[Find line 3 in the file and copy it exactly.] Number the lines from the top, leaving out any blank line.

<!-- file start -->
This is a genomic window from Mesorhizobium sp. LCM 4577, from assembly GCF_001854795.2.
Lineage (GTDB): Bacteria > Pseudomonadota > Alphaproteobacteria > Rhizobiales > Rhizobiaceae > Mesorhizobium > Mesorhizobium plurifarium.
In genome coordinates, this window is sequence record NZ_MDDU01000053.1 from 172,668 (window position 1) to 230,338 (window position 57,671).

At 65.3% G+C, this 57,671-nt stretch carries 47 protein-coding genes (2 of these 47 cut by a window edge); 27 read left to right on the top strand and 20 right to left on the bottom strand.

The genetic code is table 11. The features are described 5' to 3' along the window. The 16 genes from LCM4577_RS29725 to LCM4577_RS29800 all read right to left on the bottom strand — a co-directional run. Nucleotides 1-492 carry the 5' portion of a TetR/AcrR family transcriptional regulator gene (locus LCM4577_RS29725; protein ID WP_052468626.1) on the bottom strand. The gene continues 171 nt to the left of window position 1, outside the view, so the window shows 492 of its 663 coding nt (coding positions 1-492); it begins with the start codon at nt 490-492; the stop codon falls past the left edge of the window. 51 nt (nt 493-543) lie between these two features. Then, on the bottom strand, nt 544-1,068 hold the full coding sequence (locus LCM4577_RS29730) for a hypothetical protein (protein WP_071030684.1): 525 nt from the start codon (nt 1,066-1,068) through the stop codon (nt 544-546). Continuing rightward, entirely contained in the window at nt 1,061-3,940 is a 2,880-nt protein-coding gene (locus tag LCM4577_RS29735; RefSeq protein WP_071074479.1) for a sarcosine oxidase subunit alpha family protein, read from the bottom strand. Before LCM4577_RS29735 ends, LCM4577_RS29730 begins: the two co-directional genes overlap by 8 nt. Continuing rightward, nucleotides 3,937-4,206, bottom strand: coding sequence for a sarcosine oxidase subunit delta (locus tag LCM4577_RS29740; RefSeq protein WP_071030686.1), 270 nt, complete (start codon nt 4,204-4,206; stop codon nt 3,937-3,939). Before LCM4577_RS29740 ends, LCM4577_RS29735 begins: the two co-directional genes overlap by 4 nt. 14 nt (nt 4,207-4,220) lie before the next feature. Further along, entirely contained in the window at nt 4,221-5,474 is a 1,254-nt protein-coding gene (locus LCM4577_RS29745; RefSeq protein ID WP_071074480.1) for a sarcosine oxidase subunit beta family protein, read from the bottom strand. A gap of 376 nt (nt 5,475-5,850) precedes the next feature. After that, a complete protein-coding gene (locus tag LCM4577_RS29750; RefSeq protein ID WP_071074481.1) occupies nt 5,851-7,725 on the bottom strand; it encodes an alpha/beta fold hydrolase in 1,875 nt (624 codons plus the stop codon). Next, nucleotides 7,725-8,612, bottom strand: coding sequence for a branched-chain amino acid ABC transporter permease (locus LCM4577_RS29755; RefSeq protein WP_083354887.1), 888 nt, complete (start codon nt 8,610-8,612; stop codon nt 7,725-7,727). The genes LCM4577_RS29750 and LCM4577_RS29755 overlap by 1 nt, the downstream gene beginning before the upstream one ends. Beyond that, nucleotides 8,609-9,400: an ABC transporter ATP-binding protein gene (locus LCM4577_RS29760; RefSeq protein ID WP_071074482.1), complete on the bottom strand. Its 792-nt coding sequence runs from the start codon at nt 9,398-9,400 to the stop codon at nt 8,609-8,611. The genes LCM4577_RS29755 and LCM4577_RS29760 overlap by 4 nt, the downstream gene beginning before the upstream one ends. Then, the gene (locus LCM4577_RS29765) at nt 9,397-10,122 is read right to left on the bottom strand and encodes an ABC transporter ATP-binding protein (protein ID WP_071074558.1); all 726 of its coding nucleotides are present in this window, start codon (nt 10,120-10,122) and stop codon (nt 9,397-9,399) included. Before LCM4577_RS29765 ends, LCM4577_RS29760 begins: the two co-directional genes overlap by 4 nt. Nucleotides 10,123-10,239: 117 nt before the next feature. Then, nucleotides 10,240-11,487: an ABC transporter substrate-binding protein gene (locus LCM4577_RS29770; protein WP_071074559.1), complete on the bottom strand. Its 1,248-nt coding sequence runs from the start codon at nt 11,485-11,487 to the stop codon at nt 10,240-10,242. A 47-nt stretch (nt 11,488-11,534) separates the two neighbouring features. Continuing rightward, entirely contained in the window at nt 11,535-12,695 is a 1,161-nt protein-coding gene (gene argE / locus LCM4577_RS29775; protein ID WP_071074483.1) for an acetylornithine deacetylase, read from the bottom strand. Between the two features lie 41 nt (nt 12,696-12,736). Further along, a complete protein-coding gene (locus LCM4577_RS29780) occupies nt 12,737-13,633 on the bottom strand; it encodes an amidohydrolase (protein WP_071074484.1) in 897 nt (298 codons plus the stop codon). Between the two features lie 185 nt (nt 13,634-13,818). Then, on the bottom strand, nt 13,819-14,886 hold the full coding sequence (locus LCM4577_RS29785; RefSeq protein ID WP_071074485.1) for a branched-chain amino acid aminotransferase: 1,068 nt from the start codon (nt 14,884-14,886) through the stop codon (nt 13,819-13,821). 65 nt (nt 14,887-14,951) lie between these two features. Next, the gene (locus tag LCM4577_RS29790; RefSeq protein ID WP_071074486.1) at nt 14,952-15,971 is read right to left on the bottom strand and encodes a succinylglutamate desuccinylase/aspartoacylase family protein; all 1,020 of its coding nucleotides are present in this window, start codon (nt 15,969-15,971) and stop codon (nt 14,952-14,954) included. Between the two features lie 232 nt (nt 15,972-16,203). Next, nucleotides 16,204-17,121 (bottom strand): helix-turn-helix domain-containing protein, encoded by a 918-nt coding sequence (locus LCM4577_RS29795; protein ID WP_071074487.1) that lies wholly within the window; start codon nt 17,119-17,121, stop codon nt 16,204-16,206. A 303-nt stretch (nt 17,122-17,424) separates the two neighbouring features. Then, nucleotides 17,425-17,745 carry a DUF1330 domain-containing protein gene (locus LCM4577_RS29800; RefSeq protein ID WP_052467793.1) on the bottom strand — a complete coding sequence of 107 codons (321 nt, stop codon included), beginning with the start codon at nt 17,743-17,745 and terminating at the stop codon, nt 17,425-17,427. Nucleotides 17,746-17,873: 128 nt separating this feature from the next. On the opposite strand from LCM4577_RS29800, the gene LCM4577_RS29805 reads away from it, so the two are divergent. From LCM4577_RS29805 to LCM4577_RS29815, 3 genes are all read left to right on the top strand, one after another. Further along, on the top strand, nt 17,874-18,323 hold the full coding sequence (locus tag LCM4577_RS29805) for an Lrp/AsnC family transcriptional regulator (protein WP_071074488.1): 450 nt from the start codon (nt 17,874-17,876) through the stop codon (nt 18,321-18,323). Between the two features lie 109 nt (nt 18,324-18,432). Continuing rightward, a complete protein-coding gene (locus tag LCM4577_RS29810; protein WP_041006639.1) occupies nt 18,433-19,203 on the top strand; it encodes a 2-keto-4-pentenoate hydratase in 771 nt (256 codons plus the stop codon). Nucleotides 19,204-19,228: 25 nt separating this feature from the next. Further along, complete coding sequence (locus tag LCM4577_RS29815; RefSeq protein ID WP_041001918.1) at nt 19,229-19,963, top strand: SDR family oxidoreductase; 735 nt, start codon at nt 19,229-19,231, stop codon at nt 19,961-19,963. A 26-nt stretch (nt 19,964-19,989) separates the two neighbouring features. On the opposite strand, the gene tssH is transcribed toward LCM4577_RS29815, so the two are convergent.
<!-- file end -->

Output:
In genome coordinates, this window is sequence record NZ_MDDU01000053.1 from 172,668 (window position 1) to 230,338 (window position 57,671).